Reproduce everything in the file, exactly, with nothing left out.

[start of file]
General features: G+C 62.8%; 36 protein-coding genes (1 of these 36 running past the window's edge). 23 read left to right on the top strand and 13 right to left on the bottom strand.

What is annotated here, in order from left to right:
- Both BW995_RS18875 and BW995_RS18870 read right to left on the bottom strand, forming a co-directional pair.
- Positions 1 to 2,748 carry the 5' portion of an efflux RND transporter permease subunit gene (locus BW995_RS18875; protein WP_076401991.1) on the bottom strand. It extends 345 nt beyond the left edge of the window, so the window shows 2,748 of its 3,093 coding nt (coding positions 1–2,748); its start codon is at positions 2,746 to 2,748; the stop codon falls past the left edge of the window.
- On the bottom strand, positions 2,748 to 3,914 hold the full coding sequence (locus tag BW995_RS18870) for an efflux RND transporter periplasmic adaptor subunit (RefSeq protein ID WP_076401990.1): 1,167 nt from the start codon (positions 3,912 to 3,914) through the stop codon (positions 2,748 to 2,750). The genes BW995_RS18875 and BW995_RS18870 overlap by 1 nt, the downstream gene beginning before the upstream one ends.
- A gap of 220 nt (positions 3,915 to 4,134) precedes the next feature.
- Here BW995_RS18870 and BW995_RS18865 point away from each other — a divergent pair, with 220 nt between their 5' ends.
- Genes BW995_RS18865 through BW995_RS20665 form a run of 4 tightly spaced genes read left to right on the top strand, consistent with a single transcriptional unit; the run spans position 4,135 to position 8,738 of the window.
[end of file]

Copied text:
General features: G+C 62.8%; 36 protein-coding genes (1 of these 36 running past the window's edge). 23 read left to right on the top strand and 13 right to left on the bottom strand.

What is annotated here, in order from left to right:
- Both BW995_RS18875 and BW995_RS18870 read right to left on the bottom strand, forming a co-directional pair.
- Positions 1 to 2,748 carry the 5' portion of an efflux RND transporter permease subunit gene (locus BW995_RS18875; protein WP_076401991.1) on the bottom strand. It extends 345 nt beyond the left edge of the window, so the window shows 2,748 of its 3,093 coding nt (coding positions 1–2,748); its start codon is at positions 2,746 to 2,748; the stop codon falls past the left edge of the window.
- On the bottom strand, positions 2,748 to 3,914 hold the full coding sequence (locus tag BW995_RS18870) for an efflux RND transporter periplasmic adaptor subunit (RefSeq protein ID WP_076401990.1): 1,167 nt from the start codon (positions 3,912 to 3,914) through the stop codon (positions 2,748 to 2,750). The genes BW995_RS18875 and BW995_RS18870 overlap by 1 nt, the downstream gene beginning before the upstream one ends.
- A gap of 220 nt (positions 3,915 to 4,134) precedes the next feature.
- Here BW995_RS18870 and BW995_RS18865 point away from each other — a divergent pair, with 220 nt between their 5' ends.
- Genes BW995_RS18865 through BW995_RS20665 form a run of 4 tightly spaced genes read left to right on the top strand, consistent with a single transcriptional unit; the run spans position 4,135 to position 8,738 of the window.